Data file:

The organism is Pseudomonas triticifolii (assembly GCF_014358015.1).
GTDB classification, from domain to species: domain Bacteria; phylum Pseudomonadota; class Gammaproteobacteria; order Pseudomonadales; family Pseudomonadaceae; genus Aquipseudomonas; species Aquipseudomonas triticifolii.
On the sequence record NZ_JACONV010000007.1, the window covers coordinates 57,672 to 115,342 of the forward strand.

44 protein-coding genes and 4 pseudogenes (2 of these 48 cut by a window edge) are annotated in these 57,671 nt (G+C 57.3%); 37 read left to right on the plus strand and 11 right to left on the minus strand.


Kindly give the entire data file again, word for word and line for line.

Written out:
The organism is Pseudomonas triticifolii (assembly GCF_014358015.1).
GTDB classification, from domain to species: domain Bacteria; phylum Pseudomonadota; class Gammaproteobacteria; order Pseudomonadales; family Pseudomonadaceae; genus Aquipseudomonas; species Aquipseudomonas triticifolii.
On the sequence record NZ_JACONV010000007.1, the window covers coordinates 57,672 to 115,342 of the forward strand.

44 protein-coding genes and 4 pseudogenes (2 of these 48 cut by a window edge) are annotated in these 57,671 nt (G+C 57.3%); 37 read left to right on the plus strand and 11 right to left on the minus strand.